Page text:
The Dragon Tree
© Copyright 2023 by James Osborne
by Steve: https://www.pexels.com/photo/gray-deer-eating-grass-397850/Photo by Stev at Pexels.
by Steve: https://www.pexels.com/photo/gray-deer-eating-grass-397850/
“Give me a hand,” I said for the second time.
“Please?” I said for the first time.
The booming rattles of rolling thunder added a sense of urgency.
Like most nine-year-old boys, I loved storms. The kitchen windows of our lakefront cottage provided a ring-side seat.
Nancy, eleven, reluctantly set aside her Nancy Drew book and helped push the heavy table from the center of the kitchen over to the windows. We each dragged chairs over to it. Nancy positioned hers opposite mine, still grumbling. I knew she enjoyed watching storms as much as I did but was reluctant to admit it to me.
We knelt on our chairs, elbows on the table, each casting our shared anticipation through the multi-pane windows. Outside, the leading edge of the storm whipped up dust and debris, foretelling its impending power.
Jus a few minutes earlier, thunder and lightning had been faint flashes and distant rumbles. Now, heavy dark clouds were throwing off brilliant white bolts of lightning. The thumps and growls of thunder that followed heightened our shared anticipation, also injecting a strong but thrilling measure of unease.
We watched tall trees, 200 feet away, swaying in the wind. For as long as we could remember, they’d been standing guard across the gravel road from our family’s cottage.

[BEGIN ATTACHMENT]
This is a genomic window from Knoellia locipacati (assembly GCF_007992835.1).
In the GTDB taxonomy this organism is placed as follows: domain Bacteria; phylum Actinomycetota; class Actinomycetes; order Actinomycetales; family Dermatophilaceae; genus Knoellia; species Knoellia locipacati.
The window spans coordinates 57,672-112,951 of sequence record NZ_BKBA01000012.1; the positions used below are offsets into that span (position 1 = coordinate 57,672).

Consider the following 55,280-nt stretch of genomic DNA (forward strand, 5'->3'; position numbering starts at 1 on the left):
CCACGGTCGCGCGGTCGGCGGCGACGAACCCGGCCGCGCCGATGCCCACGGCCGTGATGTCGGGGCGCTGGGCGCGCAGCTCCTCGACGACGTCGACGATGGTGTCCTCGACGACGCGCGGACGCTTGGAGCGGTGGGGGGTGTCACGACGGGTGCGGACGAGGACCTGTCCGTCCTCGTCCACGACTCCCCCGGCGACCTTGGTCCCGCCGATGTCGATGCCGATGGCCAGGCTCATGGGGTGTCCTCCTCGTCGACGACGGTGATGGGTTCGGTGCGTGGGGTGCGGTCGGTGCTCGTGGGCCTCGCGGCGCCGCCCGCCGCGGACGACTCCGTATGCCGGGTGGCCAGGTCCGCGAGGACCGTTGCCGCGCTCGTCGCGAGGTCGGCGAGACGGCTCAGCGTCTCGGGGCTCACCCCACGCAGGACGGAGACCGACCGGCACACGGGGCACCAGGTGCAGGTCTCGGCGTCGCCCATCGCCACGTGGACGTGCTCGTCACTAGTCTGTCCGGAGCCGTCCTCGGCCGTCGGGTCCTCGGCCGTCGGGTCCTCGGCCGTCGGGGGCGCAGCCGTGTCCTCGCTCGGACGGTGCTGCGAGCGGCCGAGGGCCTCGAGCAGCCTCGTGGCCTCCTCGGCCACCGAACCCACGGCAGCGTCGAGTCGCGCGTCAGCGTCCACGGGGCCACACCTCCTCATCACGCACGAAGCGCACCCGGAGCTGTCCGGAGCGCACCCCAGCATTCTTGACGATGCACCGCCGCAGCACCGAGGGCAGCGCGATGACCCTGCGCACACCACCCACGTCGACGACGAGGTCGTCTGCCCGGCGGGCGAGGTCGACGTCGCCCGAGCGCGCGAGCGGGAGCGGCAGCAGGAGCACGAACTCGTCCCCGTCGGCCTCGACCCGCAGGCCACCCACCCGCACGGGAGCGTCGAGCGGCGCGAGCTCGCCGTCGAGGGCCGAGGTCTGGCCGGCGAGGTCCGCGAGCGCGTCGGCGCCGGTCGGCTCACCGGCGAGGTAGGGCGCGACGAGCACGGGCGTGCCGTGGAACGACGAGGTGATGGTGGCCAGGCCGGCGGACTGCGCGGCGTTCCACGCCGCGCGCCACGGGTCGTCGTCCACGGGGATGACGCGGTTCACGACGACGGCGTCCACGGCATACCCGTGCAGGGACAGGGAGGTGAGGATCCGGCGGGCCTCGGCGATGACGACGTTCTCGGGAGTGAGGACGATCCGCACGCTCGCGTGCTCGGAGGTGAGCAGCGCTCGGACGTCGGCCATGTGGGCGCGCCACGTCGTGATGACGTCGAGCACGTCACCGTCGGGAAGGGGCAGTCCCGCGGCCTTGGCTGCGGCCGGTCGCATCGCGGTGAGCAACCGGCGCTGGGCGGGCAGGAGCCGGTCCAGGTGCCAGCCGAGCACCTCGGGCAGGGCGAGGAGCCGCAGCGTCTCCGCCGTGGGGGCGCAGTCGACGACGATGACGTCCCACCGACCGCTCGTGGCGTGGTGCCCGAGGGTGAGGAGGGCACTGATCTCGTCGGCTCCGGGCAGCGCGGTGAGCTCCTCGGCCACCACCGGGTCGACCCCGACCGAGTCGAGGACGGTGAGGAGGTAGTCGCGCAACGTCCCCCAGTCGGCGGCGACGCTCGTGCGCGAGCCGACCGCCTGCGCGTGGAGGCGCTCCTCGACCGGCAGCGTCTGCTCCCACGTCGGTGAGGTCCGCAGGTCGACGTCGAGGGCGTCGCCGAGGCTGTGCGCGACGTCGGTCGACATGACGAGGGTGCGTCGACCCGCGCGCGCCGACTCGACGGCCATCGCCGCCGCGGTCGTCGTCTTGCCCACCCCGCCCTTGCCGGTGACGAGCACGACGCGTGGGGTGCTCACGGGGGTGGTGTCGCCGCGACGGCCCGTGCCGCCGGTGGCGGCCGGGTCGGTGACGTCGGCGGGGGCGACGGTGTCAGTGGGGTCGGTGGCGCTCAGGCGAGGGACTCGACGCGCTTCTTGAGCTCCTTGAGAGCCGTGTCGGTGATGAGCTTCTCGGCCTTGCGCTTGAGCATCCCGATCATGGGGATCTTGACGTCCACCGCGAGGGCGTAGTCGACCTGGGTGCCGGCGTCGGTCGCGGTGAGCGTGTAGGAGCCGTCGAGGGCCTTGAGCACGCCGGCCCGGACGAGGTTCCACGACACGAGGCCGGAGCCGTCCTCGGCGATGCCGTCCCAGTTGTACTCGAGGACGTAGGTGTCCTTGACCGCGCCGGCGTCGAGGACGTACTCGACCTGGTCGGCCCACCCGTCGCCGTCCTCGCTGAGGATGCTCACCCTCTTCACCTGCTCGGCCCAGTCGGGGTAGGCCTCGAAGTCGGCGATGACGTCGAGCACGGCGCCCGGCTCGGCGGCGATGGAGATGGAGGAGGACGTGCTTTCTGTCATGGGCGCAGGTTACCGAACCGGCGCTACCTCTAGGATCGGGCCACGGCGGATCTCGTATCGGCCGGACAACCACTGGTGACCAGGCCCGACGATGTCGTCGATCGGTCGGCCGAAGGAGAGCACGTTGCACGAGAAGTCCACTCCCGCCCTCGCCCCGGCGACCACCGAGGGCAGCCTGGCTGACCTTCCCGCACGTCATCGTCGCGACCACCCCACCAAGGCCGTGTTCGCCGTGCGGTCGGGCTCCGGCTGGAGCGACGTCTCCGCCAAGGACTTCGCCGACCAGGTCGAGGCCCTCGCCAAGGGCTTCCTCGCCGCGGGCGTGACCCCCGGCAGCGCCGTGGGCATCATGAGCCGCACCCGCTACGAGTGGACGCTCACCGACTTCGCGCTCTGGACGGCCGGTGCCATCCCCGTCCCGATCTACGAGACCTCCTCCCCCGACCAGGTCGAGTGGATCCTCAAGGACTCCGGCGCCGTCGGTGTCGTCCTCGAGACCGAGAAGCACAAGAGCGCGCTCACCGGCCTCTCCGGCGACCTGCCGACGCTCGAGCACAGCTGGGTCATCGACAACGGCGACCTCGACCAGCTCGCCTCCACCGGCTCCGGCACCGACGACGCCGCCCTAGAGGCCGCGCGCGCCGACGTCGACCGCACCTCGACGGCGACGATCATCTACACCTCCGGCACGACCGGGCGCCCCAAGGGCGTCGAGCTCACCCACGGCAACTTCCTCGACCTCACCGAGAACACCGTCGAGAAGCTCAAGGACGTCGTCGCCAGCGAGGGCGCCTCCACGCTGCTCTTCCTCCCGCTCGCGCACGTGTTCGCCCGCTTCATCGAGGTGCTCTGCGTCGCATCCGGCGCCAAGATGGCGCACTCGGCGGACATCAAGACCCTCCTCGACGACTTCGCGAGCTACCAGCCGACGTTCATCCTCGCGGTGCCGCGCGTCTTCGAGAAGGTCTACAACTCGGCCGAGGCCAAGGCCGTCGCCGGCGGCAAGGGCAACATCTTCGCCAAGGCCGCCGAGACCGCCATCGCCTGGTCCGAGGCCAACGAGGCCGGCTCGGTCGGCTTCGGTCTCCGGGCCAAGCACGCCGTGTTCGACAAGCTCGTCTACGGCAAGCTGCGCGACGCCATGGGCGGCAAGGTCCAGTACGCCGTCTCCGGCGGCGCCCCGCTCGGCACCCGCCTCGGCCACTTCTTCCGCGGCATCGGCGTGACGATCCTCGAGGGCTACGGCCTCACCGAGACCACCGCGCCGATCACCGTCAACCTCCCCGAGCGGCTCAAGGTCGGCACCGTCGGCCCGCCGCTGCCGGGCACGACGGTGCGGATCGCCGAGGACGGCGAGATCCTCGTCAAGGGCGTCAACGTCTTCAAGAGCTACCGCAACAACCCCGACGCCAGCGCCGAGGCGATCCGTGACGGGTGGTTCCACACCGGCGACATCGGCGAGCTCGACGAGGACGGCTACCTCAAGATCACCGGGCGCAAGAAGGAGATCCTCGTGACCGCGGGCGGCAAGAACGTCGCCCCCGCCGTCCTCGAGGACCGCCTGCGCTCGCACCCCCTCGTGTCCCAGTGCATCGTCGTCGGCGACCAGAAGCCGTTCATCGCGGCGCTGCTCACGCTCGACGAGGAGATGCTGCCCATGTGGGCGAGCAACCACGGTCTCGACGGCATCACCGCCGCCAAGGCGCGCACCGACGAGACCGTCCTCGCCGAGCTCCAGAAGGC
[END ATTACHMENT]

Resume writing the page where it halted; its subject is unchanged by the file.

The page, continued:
Soon those conifers and poplar trees were dancing and swaying sharply to the staccato rhythm of aggressive winds, announcing the full force of the storm had arrived.
“Can I see, too?” asked Susan, our six-year-old sister. She rested her chubby arms on the table, a scruffy knit doll clutched in her right hand.
I looked at Nancy, studiously ignoring both of us, her hazel eyes focused outside. I jumped down and helped Susan push a chair over beside Nancy. Susan climbed up beside her big sister. Distracted now from the gyrating trees, Nancy looked down at Susan. She hesitated a moment, and then smiled warmly and tucked our little sister under her arm.
It was early afternoon that Saturday, but the roiling blue-black clouds by now had cast the kitchen into darkness. Occasionally, a flash of lightning illuminated for a brilliant fleeting nanosecond everything inside and out.
Heavy rain began beating down.
Then an exceptionally bright flash of lightning was followed quickly by a loud crash of thunder.
“That was a good one!” Nancy declared. My older sister tossed her light brown shoulder-length hair with a haughty flick of her head in a familiar air of assumed superiority.
I knew Nancy’s blasé pretense was a ruse. It was a fain attempt to camouflage her rising trepidation over the storm that now began to envelop our aged vacation home with the fullness of its ferocity.
Along came another brilliant flash of lightning, followed immediately again by deafening thunder.
“That was even closer!” I challenged defiantly.
It probably wasn’t, I had to admit silently, but my triumphant proclamation helped conceal my own faux confidence.
The three of us watched the wind-driven rain pelting down hard outside, as the storm grew more intense by the minute.
Without warning, hail began pounding against the windows.
“Careful!” our mother called out behind us. “Stay back!”